How to Thaw and Prevent Frozen Water Pipes
With temperatures this morning well below zero, we expect to be getting calls about frozen water pipes. It's not unusual after a bitterly cold night like we had last night for homeowners to turn on the water and see a trickle of water then nothing. If this happens to you, your pipes may be in danger of bursting and will need to be thawed. We've outlined steps below on how to thaw frozen pipes. If in doubt, we recommend calling a professional.
Frozen pipes are serious business. According to State Farm Insurance, over a quarter million American families experience damage to their homes each winter due to pipes that freeze and burst. Both copper and PVC pipes can burst.
Also, if you're like many Central New York homeowners who take a winter vacation or travel south to escape the cold, when you leave home there are steps you should take to prevent potential water damage to your home caused by frozen pipes. Those steps are described below, too.
Take the following steps to thaw frozen water pipes:
- Turn off the main water supply to prevent damage.
- Find the frozen pipe. Open the taps in the house. If the water isn’t running anywhere in the house, the pipe near the water heater may be frozen. Touch the meter and the exposed pipes, it they are very cold, they are probably frozen. If the water is running in one part of the house, then the frozen pipe may be located in an outside wall or un-insulated crawl space.
- Thawing pipes. Open kitchen and bathroom cabinets to allow warm air from the house to warm the pipes. Open the affected pipe all the way and open all other faucets in the house. Once the water is flowing, close all faucets with the exception of the frozen pipe to a trickle. Do not close the affected pipe until water is flowing freely. To thaw the pipe use a hairdryer, heat lamp or household iron. Never pour boiling water on a frozen pipe or use a propane torch. This may cause the pipe to burst or explode.
- When thawing pipes, work from the spout of an open faucet to the frozen area to keep steam from being trapped by the ice and causing the pipe to burst. You will know when the ice has melted as soon as water begins to flow through the facet. Do not use an ungrounded appliance outdoors, near grounded water pipes or near standing water- you could be electrocuted.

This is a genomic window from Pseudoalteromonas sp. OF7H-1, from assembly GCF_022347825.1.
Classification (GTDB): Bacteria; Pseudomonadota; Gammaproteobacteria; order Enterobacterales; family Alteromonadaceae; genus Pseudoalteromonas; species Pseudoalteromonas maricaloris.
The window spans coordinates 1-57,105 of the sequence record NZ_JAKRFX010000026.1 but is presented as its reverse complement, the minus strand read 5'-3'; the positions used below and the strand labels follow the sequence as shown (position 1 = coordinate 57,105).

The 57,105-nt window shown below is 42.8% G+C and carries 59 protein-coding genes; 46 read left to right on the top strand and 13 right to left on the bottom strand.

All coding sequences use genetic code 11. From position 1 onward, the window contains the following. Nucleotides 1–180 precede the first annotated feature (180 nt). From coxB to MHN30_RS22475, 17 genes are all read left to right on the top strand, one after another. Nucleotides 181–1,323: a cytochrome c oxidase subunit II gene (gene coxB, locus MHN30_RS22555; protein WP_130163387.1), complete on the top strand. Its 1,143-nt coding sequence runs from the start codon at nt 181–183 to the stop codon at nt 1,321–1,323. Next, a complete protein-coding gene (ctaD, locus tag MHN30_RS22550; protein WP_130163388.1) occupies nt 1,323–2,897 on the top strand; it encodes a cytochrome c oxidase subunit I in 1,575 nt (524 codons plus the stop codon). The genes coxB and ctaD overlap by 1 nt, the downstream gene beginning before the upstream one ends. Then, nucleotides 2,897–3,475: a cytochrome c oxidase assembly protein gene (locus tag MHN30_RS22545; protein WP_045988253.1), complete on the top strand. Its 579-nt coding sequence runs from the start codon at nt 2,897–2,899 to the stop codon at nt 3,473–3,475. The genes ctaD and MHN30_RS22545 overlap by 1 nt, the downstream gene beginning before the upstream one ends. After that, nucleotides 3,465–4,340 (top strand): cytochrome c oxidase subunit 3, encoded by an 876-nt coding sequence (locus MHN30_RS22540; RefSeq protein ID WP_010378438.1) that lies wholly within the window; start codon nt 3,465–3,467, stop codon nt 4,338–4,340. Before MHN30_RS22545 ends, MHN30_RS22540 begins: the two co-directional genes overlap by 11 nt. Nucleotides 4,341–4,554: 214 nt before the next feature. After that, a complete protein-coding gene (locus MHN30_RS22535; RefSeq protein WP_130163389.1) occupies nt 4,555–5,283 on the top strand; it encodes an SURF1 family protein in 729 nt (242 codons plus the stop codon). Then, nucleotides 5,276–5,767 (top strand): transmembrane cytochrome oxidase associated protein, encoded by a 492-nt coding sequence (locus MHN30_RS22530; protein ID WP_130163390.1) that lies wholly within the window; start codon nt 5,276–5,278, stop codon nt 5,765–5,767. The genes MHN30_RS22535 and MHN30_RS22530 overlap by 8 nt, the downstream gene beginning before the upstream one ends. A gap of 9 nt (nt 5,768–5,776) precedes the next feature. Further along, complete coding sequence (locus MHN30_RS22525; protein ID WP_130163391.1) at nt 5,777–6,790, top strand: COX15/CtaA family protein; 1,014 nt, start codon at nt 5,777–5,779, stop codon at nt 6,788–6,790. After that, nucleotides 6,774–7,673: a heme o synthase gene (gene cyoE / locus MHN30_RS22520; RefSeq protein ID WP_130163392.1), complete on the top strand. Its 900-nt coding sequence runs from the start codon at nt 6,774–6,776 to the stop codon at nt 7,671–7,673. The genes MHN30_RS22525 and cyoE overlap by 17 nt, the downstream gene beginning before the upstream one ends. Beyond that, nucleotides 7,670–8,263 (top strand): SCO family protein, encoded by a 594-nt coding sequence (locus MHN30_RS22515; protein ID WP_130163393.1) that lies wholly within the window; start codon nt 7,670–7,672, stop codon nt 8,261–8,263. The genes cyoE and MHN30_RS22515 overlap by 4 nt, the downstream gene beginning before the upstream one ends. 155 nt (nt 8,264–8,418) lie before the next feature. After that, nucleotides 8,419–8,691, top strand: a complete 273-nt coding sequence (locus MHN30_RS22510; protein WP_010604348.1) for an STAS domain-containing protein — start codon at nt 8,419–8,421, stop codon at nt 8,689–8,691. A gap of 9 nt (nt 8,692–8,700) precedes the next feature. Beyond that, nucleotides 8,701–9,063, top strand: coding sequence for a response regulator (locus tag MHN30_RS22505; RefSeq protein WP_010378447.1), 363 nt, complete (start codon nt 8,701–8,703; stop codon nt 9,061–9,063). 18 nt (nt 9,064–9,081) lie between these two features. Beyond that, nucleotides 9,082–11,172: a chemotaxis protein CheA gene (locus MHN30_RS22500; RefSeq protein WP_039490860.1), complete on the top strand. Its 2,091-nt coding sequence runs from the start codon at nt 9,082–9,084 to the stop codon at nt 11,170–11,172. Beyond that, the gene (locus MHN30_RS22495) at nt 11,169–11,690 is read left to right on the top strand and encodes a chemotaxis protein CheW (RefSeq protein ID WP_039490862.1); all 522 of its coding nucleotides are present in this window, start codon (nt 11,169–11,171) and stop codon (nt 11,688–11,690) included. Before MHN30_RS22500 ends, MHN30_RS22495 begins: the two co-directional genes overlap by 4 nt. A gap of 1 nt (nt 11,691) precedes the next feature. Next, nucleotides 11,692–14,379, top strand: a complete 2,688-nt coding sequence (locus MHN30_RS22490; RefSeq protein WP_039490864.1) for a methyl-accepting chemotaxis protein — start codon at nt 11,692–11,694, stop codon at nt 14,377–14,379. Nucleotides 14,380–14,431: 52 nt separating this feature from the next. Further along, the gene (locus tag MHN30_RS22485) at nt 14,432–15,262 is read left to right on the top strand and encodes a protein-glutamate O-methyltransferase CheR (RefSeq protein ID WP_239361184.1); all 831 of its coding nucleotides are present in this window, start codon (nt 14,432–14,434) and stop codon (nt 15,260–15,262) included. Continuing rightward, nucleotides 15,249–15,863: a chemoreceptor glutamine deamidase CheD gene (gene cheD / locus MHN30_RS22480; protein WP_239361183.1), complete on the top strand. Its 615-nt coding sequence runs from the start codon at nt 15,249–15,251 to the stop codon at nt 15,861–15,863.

- Call a plumber if your water pipes have burst or if you can’t identify the problem. Remember, turn off the water at the main and leave faucets open.
To prevent frozen pipes:
- Provide air circulation in crawlspaces or other areas where pipes may freeze.
- Insulate pipes in crawl spaces and the attic from unheated spaces. Do not insulate the pipe from heated spaces.
- Wrap pipes with heat tape or thermostat controlled heat cables. Cables can also be used to thaw a frozen pipe.
- Seal leaks that allow cold air to penetrate your home where pipes are located. Use caulk or insulation. Remember a tiny leak can cause a pipe to freeze. Look for openings near electrical wiring and dryer vents as well as pipes.
- Disconnect garden hoses. Shut off and drain water from pipes leading to outside faucets. No-freeze faucets that off water about a foot down the pipe can also help prevent freezing, but I still recommend shutting off water inside the house.
- During subzero weather let water drip overnight preferably from a faucet on an outside wall to keep pipes from freezing.
- Open cabinet doors to allow heat to get to un-insulated pipes under sinks.
If you’re planning to be away from home during winter remember to:
- Set the thermostat in your home to at least 55 degrees. Remember the cooler your home is while you’re away, the less time someone will have to discover a problem.
- Ask a friend to check your home during cold days to be sure it’s warm enough to prevent pipes from freezing.
- Shut off the water and drain the system including toilets.
- Look into getting a “freeze alarm”.
When you’re on vacation, what steps do you take to protect your home?